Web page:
Rauch On Eich

The obvious weakness in my own and others’ case for not wanting to punish someone who donated to the pro-Prop 8 campaign six years ago is the racial analogy. After all, isn’t opposition to marriage equality morally identical to opposition to inter-racial marriage? If so, why not punish and ostracize and get someone fired for opposing marriage equality as you would in a miscegenation case? I grappled with this at the time but Jon Rauch has a helpful piece explaining our position a little better.

Basically: gendered marriage had long been a settled assumption about the nature of what marriage is when we came along with the argument for same-sex marriage. Inter-racial marriage had existed as gendered marriage for a long time in some parts of the country, alongside anti-miscegenation laws in others. We were therefore asking for a bigger change than in the past – and one that had far less traction and history behind it. When you’re asking for more, a little more patience is necessary – and a little more lee-way for opponents is appropriate. We’re talking prudence here.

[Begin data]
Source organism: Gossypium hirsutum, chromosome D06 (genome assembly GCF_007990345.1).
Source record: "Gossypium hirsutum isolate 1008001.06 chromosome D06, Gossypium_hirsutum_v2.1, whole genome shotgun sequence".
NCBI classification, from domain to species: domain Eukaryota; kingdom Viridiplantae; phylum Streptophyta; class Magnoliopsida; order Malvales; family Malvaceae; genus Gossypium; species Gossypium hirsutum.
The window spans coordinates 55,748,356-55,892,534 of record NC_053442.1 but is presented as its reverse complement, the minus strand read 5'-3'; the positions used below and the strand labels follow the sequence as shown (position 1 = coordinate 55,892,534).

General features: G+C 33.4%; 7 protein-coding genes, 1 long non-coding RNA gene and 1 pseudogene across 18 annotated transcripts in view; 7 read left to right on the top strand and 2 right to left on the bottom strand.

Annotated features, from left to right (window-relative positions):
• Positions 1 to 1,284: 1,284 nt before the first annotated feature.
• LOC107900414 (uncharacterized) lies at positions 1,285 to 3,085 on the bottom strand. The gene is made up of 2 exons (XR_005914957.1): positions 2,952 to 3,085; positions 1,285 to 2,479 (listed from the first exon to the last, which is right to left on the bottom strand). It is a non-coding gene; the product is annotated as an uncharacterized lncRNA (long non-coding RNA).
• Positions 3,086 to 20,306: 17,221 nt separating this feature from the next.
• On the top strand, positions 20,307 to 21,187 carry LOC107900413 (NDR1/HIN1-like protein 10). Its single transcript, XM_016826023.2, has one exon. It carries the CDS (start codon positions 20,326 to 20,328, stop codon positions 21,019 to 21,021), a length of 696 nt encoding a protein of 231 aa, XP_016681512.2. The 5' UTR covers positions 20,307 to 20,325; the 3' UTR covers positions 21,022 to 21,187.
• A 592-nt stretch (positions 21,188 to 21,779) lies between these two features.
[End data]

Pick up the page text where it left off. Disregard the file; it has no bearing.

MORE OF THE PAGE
Yes, the opposition to inter-racial marriage had religious roots and rationalizations.

But the theological underpinnings of marriage as a gendered institution – between one man and one woman – were far deeper and wider than any theological roots for opposing miscegenation. And since the religious conscience carries weight in America, a full-scale assault on that ancient tradition as nothing but bigotry would have repelled far more people than it would have attracted. And that’s still the case. Calling every religious opponent of civil marriage equality a bigot would hurt our cause not help it. It alienates the very people we need to persuade.

Lastly, if reason and debate and testimony and civility had met total failure and unyielding majority opposition, I can see the case for more radicalism. But these tactics actually led to as swift a shift in public opinion on a major social issue as we’ve seen in American history. It’s therefore prudent, it seems to me, to sustain the same civility to get us to the ultimate prize of equality across the nation and world. And the posture of shutting people up, of declaring their consciences objectively null and void, and punishing dissent – even as it is fast disappearing – is an unnecessary and self-defeating posture.

(Photo from Getty)